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Placing BlameA Theory of the Criminal Law$
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Michael S. Moore

Print publication date: 2010

Print ISBN-13: 9780199599493

Published to Oxford Scholarship Online: September 2010

DOI: 10.1093/acprof:oso/9780199599493.001.0001

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Mind, Brain, and the Unconscious

Mind, Brain, and the Unconscious

Chapter:
(p.420) 10 Mind, Brain, and the Unconscious
Source:
Placing Blame
Author(s):

Michael Moore (Contributor Webpage)

Publisher:
Oxford University Press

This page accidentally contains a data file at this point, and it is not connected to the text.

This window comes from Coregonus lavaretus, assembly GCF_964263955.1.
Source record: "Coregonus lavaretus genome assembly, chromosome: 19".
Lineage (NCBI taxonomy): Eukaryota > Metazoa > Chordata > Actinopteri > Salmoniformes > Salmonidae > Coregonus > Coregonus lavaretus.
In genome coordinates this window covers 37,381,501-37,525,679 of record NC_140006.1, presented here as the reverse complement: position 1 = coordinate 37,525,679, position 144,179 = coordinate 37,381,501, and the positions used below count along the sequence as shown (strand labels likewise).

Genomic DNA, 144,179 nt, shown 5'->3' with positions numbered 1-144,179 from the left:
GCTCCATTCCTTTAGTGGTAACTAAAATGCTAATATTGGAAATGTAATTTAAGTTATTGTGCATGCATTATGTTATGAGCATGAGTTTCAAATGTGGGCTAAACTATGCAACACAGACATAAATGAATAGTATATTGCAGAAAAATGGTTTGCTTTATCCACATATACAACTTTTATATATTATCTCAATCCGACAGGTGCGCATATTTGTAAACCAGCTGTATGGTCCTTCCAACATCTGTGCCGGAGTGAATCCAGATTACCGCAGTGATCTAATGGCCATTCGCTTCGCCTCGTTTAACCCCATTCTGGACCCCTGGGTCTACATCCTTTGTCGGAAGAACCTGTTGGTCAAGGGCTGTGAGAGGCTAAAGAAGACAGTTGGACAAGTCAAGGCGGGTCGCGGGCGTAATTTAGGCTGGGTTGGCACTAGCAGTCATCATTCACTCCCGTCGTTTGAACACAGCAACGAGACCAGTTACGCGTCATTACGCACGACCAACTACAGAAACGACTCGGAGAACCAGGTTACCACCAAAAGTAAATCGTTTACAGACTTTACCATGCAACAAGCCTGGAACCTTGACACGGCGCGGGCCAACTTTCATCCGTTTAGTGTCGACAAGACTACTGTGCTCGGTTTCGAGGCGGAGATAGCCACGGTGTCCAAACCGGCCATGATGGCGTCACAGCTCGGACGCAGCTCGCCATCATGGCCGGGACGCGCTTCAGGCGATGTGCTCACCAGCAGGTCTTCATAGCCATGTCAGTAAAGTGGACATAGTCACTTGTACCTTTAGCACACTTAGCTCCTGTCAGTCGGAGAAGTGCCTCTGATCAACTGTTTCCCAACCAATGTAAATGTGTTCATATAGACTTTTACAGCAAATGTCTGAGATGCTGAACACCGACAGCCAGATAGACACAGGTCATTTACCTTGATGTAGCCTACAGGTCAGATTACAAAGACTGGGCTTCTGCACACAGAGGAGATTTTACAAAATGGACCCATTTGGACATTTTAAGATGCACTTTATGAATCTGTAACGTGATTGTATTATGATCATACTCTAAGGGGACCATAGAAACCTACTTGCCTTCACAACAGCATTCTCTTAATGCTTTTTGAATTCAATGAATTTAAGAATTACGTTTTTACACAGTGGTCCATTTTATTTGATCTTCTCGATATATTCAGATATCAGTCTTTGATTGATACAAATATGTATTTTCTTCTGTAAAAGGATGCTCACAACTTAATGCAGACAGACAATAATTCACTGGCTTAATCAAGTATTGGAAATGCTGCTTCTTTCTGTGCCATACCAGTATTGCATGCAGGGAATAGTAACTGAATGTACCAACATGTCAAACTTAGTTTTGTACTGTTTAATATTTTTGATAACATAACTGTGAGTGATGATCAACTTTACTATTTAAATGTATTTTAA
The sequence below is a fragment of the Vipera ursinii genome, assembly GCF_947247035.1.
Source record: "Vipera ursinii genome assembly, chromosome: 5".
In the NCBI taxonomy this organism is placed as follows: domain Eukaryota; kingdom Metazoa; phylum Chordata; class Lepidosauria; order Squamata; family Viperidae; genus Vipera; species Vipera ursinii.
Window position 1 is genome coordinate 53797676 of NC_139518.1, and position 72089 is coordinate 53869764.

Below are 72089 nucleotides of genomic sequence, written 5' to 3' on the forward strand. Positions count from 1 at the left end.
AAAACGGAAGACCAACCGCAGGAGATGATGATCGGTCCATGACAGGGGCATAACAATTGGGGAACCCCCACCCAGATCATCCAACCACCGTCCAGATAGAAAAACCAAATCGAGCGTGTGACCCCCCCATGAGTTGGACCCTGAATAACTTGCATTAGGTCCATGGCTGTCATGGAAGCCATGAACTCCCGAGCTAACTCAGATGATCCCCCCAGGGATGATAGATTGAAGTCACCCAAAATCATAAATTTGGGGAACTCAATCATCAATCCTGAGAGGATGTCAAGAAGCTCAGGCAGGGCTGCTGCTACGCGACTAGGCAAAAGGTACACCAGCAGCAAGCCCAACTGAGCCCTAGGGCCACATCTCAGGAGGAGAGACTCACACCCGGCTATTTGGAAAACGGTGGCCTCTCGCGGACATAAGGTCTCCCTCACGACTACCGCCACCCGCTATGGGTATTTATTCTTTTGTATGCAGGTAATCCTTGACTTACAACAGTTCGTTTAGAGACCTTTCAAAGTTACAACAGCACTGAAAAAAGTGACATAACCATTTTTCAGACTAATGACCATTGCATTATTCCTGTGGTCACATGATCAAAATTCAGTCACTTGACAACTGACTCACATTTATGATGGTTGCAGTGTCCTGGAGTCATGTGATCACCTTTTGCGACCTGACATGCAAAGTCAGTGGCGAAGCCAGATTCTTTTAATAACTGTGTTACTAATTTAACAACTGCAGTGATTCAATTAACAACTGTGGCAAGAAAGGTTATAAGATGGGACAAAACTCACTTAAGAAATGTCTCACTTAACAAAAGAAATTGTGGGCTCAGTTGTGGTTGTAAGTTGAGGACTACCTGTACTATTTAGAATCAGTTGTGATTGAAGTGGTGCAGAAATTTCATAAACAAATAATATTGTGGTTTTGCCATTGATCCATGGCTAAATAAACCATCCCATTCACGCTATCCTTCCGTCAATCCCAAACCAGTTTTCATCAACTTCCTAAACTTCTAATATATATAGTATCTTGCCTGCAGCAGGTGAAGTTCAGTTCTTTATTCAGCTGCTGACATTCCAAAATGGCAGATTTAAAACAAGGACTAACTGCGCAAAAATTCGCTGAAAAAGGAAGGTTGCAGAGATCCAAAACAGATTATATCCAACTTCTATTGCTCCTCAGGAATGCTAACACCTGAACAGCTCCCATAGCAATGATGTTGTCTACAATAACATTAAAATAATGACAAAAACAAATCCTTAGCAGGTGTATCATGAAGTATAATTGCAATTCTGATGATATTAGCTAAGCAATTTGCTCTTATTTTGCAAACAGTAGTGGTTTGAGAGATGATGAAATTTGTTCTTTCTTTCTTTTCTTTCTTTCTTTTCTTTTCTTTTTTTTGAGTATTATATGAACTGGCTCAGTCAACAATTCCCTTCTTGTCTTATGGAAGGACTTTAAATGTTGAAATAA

DOI:10.1093/acprof:oso/9780199599493.003.0010

The chapter explores the general nature of mental states such as belief, desire, and intentions, and their relation to brain states It does this through an extended analysis of the Freudian theory of the unconscious. Rightly conceived, the Freudian unconscious is seen as functionally characterized, sub-personal states of the brain that underlie the mental states of whole persons. The folk psychology on which the criminal law’s culpability discriminations are built, is thus seen to be secure against the insights of a progressive, scientific psychology, be it Freudian, behaviourist, cognitive, neuroscientific, or other.

Keywords:   unconscious, functionalism, clinical theory, metapsychology, ordinary language philosophy, homunculus, subpersonal states, preconscious

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